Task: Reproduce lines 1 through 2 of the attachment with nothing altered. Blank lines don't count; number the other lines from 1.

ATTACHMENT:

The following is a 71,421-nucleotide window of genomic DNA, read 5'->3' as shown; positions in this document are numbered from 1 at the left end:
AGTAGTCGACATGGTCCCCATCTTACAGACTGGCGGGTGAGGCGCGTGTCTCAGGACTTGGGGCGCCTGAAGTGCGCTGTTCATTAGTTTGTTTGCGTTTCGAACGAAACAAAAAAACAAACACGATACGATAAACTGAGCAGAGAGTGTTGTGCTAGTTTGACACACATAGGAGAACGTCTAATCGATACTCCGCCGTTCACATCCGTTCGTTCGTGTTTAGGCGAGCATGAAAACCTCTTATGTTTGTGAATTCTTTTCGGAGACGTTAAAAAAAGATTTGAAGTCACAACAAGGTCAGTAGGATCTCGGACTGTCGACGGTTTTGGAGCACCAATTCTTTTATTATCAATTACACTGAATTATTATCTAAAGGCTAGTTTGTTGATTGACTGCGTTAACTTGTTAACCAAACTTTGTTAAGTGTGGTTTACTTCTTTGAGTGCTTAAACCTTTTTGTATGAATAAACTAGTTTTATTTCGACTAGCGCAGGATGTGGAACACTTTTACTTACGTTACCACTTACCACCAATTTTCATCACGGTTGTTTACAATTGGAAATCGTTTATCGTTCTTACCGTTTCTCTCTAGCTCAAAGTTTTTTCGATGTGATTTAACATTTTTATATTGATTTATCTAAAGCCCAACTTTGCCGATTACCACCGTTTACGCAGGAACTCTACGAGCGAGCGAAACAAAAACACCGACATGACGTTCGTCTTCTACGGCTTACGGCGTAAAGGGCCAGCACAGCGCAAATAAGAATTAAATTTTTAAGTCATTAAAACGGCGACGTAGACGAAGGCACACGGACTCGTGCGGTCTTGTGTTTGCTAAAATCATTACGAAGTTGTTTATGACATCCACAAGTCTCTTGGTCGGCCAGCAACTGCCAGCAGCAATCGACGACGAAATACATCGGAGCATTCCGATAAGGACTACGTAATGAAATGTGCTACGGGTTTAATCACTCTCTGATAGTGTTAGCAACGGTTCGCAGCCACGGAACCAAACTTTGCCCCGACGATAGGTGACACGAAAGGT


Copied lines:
The following is a 71,421-nucleotide window of genomic DNA, read 5'->3' as shown; positions in this document are numbered from 1 at the left end:
AGTAGTCGACATGGTCCCCATCTTACAGACTGGCGGGTGAGGCGCGTGTCTCAGGACTTGGGGCGCCTGAAGTGCGCTGTTCATTAGTTTGTTTGCGTTTCGAACGAAACAAAAAAACAAACACGATACGATAAACTGAGCAGAGAGTGTTGTGCTAGTTTGACACACATAGGAGAACGTCTAATCGATACTCCGCCGTTCACATCCGTTCGTTCGTGTTTAGGCGAGCATGAAAACCTCTTATGTTTGTGAATTCTTTTCGGAGACGTTAAAAAAAGATTTGAAGTCACAACAAGGTCAGTAGGATCTCGGACTGTCGACGGTTTTGGAGCACCAATTCTTTTATTATCAATTACACTGAATTATTATCTAAAGGCTAGTTTGTTGATTGACTGCGTTAACTTGTTAACCAAACTTTGTTAAGTGTGGTTTACTTCTTTGAGTGCTTAAACCTTTTTGTATGAATAAACTAGTTTTATTTCGACTAGCGCAGGATGTGGAACACTTTTACTTACGTTACCACTTACCACCAATTTTCATCACGGTTGTTTACAATTGGAAATCGTTTATCGTTCTTACCGTTTCTCTCTAGCTCAAAGTTTTTTCGATGTGATTTAACATTTTTATATTGATTTATCTAAAGCCCAACTTTGCCGATTACCACCGTTTACGCAGGAACTCTACGAGCGAGCGAAACAAAAACACCGACATGACGTTCGTCTTCTACGGCTTACGGCGTAAAGGGCCAGCACAGCGCAAATAAGAATTAAATTTTTAAGTCATTAAAACGGCGACGTAGACGAAGGCACACGGACTCGTGCGGTCTTGTGTTTGCTAAAATCATTACGAAGTTGTTTATGACATCCACAAGTCTCTTGGTCGGCCAGCAACTGCCAGCAGCAATCGACGACGAAATACATCGGAGCATTCCGATAAGGACTACGTAATGAAATGTGCTACGGGTTTAATCACTCTCTGATAGTGTTAGCAACGGTTCGCAGCCACGGAACCAAACTTTGCCCCGACGATAGGTGACACGAAAGGT